The effect of sleep quality on peptic-ulcer relapse in older adults
Poor sleep quality and peptic ulcer disease (PUD, a condition when sores known as ulcers develop on the lining of your stomach or in the first part of your small intestine) are both major public health problems that affect the physical and psychological wellbeing of older adults.
Poor sleep quality can be caused by age-related increases in chronic health conditions, medication use, sleep behavior changes, and other issues. It affects around one-third of all older adults. Peptic ulcers are common among older adults, too. They often result from the presence of a specific bacteria, Helicobacter pylori (H. pylori), in our gut. Thanks to the development of treatments for H. pylori infections, however, the rate of recurrent peptic ulcers (ulcers that consistently come back after treatment) has dropped dramatically. Few people who experience a recurrence of ulcers, for example, are infected with H. pylori.
However, that still doesn’t explain why some people experience recurrence.
Recently, a team of researchers designed a study to test their hypothesis that other factors besides the bacteria could cause peptic ulcer recurrence–and that poor sleep may be among them. They published their results in the Journal of the American Geriatrics Society.
The researchers enrolled 1,689 patients with H. pylori-infected peptic ulcer disease in their study. The participants received a 10-day course of anti-H. pylori treatment, followed by a four-week anti-ulcer therapy. Four weeks after treatment was completed, patients were tested and examined to see whether their ulcers had healed.
The researchers reported that 1,538 patients had achieved H. pylori eradication and had their peptic ulcers healed. These participants were then enrolled in a sleep study. They wore monitors that provided information about the length and quality of their sleep.
The 1,420 participants who completed the follow-up study were mostly around 69 years old and had a normal body weight. The participants who experienced a recurrence of their peptic ulcer had higher rates of heart disease, diabetes, and excessive alcohol consumption than those who had no recurrence. They also took longer to fall asleep, slept poorly, woke more during the night, and rated their sleep as poor compared to the participants who didn’t have a recurrence of ulcers.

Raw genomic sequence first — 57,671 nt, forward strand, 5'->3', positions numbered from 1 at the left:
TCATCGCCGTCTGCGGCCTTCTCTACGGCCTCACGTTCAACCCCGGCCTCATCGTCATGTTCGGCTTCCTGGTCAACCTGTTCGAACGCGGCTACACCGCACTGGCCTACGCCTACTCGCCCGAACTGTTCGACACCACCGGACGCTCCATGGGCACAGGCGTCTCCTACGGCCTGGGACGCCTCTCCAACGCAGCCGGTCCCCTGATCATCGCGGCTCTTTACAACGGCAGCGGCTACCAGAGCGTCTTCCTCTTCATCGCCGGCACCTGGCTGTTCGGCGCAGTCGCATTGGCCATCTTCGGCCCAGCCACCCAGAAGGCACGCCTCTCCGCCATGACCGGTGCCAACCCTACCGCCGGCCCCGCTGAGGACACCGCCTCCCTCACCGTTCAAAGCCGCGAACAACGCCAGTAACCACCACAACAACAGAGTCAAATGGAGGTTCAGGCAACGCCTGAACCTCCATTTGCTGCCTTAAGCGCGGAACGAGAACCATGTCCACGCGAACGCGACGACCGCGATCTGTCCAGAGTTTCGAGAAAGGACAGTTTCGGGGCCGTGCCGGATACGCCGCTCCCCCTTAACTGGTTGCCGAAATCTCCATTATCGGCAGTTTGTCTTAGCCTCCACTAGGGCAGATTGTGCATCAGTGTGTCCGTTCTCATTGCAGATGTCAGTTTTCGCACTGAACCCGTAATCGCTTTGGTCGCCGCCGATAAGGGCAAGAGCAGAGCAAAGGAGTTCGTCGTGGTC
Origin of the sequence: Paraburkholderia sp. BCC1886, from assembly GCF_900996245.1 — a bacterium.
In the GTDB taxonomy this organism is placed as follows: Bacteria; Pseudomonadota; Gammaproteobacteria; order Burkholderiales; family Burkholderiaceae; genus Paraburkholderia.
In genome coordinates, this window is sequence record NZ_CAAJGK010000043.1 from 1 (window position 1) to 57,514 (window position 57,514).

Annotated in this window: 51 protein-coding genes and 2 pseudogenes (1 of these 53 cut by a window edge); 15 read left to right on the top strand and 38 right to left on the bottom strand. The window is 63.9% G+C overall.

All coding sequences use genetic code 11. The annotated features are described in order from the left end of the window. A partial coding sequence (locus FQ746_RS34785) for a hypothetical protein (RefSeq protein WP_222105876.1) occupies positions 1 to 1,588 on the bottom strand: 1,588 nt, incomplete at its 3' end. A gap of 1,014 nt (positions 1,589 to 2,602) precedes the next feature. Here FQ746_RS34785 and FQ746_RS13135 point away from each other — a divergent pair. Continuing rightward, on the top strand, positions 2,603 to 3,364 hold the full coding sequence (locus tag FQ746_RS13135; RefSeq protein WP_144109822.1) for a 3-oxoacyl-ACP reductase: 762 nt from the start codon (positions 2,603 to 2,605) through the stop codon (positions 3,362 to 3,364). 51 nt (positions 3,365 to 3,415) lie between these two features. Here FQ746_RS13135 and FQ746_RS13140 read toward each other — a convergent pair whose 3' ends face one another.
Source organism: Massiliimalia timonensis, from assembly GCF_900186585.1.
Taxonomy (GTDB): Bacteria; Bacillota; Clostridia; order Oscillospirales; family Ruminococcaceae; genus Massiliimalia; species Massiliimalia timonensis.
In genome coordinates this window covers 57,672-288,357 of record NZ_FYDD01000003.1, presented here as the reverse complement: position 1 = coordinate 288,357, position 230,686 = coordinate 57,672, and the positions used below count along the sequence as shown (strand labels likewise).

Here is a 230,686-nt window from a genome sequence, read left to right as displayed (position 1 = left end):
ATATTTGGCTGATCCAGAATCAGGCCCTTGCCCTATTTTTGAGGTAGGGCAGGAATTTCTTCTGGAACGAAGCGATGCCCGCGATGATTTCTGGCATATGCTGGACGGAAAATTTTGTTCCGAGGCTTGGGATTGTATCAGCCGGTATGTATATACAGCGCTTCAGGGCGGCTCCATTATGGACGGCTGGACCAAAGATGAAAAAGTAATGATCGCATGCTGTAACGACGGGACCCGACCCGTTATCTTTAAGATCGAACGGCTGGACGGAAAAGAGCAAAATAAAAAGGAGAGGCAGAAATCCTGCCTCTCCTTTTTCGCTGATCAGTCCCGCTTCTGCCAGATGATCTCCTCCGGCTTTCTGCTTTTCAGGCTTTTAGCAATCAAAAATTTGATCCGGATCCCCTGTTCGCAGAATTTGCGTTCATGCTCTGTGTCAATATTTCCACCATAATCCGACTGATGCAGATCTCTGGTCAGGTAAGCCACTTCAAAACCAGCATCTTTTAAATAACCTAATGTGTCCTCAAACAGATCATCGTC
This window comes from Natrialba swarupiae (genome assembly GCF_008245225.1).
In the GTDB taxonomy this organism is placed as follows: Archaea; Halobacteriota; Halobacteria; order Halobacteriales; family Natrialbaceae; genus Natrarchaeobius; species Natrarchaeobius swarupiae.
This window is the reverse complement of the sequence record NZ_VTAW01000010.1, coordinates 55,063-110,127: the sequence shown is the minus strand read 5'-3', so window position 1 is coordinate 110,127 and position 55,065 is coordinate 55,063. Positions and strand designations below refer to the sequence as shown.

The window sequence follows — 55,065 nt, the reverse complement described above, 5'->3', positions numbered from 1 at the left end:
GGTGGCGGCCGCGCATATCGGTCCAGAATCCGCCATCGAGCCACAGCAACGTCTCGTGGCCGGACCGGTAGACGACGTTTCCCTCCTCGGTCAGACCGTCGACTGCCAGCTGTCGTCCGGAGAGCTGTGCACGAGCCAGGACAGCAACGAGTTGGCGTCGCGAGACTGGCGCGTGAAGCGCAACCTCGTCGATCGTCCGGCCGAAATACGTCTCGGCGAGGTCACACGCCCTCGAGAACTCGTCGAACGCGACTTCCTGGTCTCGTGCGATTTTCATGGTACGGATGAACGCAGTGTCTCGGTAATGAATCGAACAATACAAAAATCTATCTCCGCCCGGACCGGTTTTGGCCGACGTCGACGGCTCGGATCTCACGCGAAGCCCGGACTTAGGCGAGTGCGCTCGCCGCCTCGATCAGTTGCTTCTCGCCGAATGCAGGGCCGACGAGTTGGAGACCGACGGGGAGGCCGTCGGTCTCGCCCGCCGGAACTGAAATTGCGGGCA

The researchers concluded that poor sleep quality does indeed appear to contribute to the recurrence of peptic ulcers. They suggested that their findings highlight the importance of properly treating and preventing sleep problems in older adults with previous H. pylori-infected peptic ulcers.
This summary is from “Effect of subjective and objective sleep quality on peptic ulcer recurrence in older adults.(https:/
About the Health in Aging Foundation
This research summary was developed as a public education tool by the Health in Aging Foundation. The Foundation is a national non-profit established in 1999 by the American Geriatrics Society to bring the knowledge and expertise of geriatrics healthcare professionals to the public. We are committed to ensuring that people are empowered to advocate for high-quality care by providing them with trustworthy information and reliable resources. Last year, we reached nearly 1 million people with our resources through HealthinAging.org. We also help nurture current and future geriatrics leaders by supporting opportunities to attend educational events and increase exposure to principles of excellence on caring for older adults. For more information or to support the Foundation’s work, visit http://www.
About the Journal of the American Geriatrics Society
Included in more than 9,000 library collections around the world, the Journal of the American Geriatrics Society (JAGS) highlights emerging insights on principles of aging, approaches to older patients, geriatric syndromes, geriatric psychiatry, and geriatric diseases and disorders. First published in 1953, JAGS is now one of the oldest and most impactful publications on gerontology and geriatrics, according to ISI Journal Citation Reports®. Visit wileyonlinelibrary.com/journal/JGS for more details.
About the American Geriatrics Society
Founded in 1942, the American Geriatrics Society (AGS) is a nationwide, not-for-profit society of geriatrics healthcare professionals that has–for 75 years–worked to improve the health, independence, and quality of life of older people. Its nearly 6,000 members include geriatricians, geriatric nurses, social workers, family practitioners, physician assistants, pharmacists, and internists. The Society provides leadership to healthcare professionals, policymakers, and the public by implementing and advocating for programs in patient care, research, professional and public education, and public policy. For more information, visit AmericanGeriatrics.org.
Daniel E. Trucil
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